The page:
Monthly Archives: May 2014

Art: from orality to literacy

Art has a vastly different purpose in non-literate cultures than it does in literate ones. Art in oral cultures is primarily a memory aid to the knowledge system while art in literate cultures is primarily aesthetic. A rash statement? I hope it’s … Continue reading

Posted in archaeology, indigenous memory systems, memory, Memory Spaces, mnemonics, orality, primary orality | Tagged , , , , , , , , | 2 Comments

Socrates on the risks of writing

  Every new invention has its critics. Socrates warned against the spread of writing and the subsequent loss of the ability to memorise. Plato’s Phaedrus, written in about 370 BC, takes the form of a dialogue between Socrates and Phaedrus, an Athenian … Continue reading

Posted in memory, mnemonics, orality, Plato, Socrates | Tagged , , , , , , , | 4 Comments

Memorising and understanding history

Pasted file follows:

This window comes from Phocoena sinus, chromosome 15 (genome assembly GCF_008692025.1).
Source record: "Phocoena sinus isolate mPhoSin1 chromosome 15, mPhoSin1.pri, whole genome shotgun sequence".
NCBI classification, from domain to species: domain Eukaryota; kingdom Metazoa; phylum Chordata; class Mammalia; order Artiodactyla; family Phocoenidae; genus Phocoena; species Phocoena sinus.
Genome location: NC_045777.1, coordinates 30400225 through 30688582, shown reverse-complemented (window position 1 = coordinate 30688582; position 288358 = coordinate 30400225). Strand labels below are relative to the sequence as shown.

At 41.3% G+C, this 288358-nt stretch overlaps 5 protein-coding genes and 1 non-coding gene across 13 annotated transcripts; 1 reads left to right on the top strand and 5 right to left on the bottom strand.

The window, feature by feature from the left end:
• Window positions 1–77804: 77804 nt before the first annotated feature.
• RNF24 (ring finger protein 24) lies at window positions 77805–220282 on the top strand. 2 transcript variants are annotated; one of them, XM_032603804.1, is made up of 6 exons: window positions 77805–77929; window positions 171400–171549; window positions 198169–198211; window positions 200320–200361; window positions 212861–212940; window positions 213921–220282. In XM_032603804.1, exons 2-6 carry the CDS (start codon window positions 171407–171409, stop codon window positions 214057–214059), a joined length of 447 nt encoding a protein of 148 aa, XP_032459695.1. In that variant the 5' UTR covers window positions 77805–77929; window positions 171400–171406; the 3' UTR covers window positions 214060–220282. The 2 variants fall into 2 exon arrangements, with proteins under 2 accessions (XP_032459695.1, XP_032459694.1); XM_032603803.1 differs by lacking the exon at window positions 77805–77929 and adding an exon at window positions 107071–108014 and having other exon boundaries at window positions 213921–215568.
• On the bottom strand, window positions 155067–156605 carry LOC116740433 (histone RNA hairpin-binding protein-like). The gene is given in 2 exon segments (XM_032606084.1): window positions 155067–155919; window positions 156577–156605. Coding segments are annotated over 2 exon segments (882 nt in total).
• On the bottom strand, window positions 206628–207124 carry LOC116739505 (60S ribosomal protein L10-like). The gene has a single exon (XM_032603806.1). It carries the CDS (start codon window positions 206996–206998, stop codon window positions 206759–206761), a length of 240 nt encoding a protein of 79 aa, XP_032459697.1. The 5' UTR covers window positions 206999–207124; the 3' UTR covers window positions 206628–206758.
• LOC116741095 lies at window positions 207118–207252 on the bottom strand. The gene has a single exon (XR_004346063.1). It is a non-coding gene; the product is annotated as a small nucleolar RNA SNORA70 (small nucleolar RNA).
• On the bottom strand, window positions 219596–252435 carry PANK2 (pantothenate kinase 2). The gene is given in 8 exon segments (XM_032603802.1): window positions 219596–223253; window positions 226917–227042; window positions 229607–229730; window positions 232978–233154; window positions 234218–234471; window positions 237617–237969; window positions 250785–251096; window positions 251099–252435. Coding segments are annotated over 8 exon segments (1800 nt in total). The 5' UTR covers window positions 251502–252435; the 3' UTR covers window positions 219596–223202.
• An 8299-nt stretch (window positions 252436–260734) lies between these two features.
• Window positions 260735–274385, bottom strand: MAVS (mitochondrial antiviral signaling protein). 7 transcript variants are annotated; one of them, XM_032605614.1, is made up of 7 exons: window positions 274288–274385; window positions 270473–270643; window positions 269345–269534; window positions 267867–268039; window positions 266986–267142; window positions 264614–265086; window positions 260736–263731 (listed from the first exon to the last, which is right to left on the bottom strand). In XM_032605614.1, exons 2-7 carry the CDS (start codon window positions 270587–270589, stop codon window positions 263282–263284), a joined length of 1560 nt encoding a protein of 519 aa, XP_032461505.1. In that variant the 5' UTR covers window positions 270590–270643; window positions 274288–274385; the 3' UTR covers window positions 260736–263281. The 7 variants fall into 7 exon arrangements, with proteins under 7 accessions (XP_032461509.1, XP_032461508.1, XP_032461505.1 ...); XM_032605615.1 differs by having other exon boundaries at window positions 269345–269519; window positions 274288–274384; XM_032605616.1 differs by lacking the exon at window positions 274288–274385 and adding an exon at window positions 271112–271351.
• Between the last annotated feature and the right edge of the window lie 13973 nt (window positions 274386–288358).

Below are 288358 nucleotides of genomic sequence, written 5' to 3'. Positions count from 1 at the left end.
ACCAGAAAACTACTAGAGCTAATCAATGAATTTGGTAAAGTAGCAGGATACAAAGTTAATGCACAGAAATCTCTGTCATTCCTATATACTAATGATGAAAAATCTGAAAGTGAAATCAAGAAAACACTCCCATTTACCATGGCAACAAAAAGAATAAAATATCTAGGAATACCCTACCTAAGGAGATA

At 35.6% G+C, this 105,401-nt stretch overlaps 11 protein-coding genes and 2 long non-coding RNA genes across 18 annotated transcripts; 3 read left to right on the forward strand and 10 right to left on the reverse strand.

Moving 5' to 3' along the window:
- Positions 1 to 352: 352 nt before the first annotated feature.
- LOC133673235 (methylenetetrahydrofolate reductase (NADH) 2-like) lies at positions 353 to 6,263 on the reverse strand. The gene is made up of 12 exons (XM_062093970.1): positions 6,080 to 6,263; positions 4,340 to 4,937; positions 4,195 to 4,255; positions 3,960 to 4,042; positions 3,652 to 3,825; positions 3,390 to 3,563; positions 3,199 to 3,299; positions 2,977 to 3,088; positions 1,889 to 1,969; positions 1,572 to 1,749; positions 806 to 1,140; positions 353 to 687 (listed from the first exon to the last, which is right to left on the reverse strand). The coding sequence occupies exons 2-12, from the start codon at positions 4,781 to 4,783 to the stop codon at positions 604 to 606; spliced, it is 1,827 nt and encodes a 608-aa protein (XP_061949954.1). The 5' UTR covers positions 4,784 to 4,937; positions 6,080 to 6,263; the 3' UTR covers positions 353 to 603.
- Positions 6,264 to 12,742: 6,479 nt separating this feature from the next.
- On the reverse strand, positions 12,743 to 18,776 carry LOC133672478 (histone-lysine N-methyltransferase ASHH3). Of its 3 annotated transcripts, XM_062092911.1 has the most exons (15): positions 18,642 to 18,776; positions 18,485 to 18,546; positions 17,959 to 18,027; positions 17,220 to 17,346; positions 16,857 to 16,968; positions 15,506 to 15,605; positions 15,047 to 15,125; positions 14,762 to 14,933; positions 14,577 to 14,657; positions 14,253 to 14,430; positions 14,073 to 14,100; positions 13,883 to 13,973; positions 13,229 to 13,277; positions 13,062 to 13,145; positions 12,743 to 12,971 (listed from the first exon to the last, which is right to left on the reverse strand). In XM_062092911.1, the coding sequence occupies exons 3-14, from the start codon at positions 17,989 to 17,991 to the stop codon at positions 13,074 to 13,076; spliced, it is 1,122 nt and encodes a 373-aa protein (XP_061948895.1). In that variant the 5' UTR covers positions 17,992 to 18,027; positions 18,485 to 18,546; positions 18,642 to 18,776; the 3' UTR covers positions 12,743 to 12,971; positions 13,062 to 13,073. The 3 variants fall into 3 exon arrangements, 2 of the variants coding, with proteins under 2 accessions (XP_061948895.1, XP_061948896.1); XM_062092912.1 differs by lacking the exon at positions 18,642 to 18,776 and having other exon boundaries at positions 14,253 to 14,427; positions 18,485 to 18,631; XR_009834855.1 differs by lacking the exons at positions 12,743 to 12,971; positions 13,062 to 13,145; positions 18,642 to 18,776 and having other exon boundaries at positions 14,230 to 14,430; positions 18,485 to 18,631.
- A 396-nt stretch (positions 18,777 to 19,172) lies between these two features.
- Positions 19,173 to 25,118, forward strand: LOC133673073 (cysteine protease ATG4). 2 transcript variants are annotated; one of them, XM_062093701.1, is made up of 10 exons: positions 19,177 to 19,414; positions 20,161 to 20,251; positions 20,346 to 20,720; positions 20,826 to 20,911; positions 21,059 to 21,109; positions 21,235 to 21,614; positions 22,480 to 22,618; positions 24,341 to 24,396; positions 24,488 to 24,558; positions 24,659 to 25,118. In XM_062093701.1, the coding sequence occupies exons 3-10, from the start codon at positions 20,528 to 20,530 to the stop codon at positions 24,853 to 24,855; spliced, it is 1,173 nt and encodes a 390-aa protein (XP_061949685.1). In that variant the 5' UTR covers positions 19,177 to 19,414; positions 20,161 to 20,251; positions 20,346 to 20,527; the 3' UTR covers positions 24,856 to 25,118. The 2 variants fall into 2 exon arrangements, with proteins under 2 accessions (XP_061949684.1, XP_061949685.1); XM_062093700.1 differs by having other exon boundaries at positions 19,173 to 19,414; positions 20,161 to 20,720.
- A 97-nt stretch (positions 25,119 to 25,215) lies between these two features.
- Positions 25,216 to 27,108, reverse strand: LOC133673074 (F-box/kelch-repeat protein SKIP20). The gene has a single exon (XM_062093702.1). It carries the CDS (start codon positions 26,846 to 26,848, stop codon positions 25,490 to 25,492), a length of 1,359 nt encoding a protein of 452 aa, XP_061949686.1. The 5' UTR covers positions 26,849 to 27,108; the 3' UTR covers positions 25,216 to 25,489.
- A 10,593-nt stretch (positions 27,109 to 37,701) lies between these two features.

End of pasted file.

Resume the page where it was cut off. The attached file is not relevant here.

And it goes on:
I have been asked so many fascinating questions since I started this blog. One is about the way memorising can help understanding. I can best explain with an example from one of my experiments. This about a general understanding of history starting … Continue reading

Posted in art of memory, history walk, memory, Memory Spaces, method of loci, mnemonics | Tagged , , , , | 7 Comments

Memorising the periodic table

I have been asked how you would use the memory arts to memorise the periodic table. I would use what is known as the Method of Loci or the Art of Memory. This method is attributed to the ancient Greek and … Continue reading

Posted in art of memory, memory, Memory Spaces, method of loci, mnemonics | Tagged , , | 8 Comments

Memorising birds

I have now memorised the 408 birds of my state, Victoria, in taxonomic order. That means I can name each of the 82 scientific family names and all the birds in that family – all from memory. I am using … Continue reading

Posted in indigenous memory systems, memory | Tagged , , , , , , | 9 Comments